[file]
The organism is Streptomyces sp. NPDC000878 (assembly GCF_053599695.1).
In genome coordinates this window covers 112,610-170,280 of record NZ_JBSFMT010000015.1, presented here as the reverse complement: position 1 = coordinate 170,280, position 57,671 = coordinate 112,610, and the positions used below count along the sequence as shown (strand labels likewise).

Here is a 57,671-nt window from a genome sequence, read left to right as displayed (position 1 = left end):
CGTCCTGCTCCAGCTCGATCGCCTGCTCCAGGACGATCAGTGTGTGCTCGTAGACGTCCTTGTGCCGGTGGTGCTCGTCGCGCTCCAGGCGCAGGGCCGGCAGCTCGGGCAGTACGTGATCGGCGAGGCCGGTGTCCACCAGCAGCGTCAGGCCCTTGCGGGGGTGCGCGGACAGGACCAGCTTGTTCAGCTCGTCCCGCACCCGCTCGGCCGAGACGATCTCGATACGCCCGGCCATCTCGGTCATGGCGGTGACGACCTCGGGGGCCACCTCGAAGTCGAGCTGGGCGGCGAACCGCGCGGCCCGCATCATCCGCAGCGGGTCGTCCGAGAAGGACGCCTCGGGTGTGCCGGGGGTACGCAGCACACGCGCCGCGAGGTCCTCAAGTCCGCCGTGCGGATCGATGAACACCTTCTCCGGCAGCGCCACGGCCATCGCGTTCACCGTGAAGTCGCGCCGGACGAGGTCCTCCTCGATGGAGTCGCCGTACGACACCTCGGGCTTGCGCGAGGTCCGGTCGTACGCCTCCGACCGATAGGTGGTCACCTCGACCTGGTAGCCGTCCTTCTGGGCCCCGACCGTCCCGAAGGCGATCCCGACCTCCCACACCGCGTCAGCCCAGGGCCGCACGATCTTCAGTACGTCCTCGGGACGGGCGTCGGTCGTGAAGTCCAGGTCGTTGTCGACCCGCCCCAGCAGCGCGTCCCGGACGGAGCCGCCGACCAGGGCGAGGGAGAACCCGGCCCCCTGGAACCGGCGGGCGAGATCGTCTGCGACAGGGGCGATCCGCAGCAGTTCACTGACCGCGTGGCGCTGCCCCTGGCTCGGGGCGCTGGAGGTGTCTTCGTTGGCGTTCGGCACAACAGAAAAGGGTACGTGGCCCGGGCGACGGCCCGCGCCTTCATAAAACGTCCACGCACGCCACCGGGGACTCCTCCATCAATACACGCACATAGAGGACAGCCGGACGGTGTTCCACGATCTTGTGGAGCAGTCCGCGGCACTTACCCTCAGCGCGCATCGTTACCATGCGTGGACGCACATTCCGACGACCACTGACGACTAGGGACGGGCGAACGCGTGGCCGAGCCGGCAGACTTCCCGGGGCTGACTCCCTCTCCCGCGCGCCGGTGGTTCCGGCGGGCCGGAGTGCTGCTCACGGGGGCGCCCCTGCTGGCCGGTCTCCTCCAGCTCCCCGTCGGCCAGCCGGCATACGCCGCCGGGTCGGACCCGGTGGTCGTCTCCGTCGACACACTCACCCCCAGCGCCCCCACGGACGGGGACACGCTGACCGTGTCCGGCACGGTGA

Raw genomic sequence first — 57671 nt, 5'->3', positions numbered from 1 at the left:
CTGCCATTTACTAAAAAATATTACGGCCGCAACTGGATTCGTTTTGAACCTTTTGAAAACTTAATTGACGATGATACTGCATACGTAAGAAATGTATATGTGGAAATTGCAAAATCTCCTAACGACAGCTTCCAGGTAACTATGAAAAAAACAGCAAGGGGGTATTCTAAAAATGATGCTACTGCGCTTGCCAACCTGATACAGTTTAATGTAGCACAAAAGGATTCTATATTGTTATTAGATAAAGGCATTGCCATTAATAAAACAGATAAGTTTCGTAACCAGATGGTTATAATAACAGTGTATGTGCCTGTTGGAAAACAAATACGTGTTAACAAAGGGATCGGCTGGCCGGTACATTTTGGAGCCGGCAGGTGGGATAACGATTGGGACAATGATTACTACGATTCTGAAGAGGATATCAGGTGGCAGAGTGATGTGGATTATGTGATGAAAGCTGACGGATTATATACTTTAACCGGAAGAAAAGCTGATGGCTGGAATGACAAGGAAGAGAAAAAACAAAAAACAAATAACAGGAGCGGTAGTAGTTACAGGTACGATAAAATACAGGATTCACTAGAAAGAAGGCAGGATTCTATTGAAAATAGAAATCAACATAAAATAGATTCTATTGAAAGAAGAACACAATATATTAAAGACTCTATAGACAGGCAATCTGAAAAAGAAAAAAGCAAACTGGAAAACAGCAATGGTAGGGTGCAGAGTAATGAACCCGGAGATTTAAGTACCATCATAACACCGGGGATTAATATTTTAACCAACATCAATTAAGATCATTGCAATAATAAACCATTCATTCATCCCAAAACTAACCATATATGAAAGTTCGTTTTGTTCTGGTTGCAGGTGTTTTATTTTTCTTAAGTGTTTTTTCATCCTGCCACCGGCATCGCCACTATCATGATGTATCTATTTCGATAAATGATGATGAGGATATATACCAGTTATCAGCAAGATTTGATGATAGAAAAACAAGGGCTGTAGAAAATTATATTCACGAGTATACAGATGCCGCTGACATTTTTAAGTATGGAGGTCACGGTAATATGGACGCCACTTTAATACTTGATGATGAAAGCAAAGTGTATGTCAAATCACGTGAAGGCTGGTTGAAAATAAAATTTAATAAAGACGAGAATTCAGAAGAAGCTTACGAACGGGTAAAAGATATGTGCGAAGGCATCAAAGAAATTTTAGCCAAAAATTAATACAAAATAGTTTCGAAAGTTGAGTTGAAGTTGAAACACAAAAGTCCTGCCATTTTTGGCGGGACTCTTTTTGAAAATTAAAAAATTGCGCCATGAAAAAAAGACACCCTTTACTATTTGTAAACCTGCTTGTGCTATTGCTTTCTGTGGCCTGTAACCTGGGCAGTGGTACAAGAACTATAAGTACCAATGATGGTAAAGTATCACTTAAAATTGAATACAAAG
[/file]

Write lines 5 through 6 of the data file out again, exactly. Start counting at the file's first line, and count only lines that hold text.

Raw genomic sequence first — 57671 nt, 5'->3', positions numbered from 1 at the left:
CTGCCATTTACTAAAAAATATTACGGCCGCAACTGGATTCGTTTTGAACCTTTTGAAAACTTAATTGACGATGATACTGCATACGTAAGAAATGTATATGTGGAAATTGCAAAATCTCCTAACGACAGCTTCCAGGTAACTATGAAAAAAACAGCAAGGGGGTATTCTAAAAATGATGCTACTGCGCTTGCCAACCTGATACAGTTTAATGTAGCACAAAAGGATTCTATATTGTTATTAGATAAAGGCATTGCCATTAATAAAACAGATAAGTTTCGTAACCAGATGGTTATAATAACAGTGTATGTGCCTGTTGGAAAACAAATACGTGTTAACAAAGGGATCGGCTGGCCGGTACATTTTGGAGCCGGCAGGTGGGATAACGATTGGGACAATGATTACTACGATTCTGAAGAGGATATCAGGTGGCAGAGTGATGTGGATTATGTGATGAAAGCTGACGGATTATATACTTTAACCGGAAGAAAAGCTGATGGCTGGAATGACAAGGAAGAGAAAAAACAAAAAACAAATAACAGGAGCGGTAGTAGTTACAGGTACGATAAAATACAGGATTCACTAGAAAGAAGGCAGGATTCTATTGAAAATAGAAATCAACATAAAATAGATTCTATTGAAAGAAGAACACAATATATTAAAGACTCTATAGACAGGCAATCTGAAAAAGAAAAAAGCAAACTGGAAAACAGCAATGGTAGGGTGCAGAGTAATGAACCCGGAGATTTAAGTACCATCATAACACCGGGGATTAATATTTTAACCAACATCAATTAAGATCATTGCAATAATAAACCATTCATTCATCCCAAAACTAACCATATATGAAAGTTCGTTTTGTTCTGGTTGCAGGTGTTTTATTTTTCTTAAGTGTTTTTTCATCCTGCCACCGGCATCGCCACTATCATGATGTATCTATTTCGATAAATGATGATGAGGATATATACCAGTTATCAGCAAGATTTGATGATAGAAAAACAAGGGCTGTAGAAAATTATATTCACGAGTATACAGATGCCGCTGACATTTTTAAGTATGGAGGTCACGGTAATATGGACGCCACTTTAATACTTGATGATGAAAGCAAAGTGTATGTCAAATCACGTGAAGGCTGGTTGAAAATAAAATTTAATAAAGACGAGAATTCAGAAGAAGCTTACGAACGGGTAAAAGATATGTGCGAAGGCATCAAAGAAATTTTAGCCAAAAATTAATACAAAATAGTTTCGAAAGTTGAGTTGAAGTTGAAACACAAAAGTCCTGCCATTTTTGGCGGGACTCTTTTTGAAAATTAAAAAATTGCGCCATGAAAAAAAGACACCCTTTACTATTTGTAAACCTGCTTGTGCTATTGCTTTCTGTGGCCTGTAACCTGGGCAGTGGTACAAGAACTATAAGTACCAATGATGGTAAAGTATCACTTAAAATTGAATACAAAG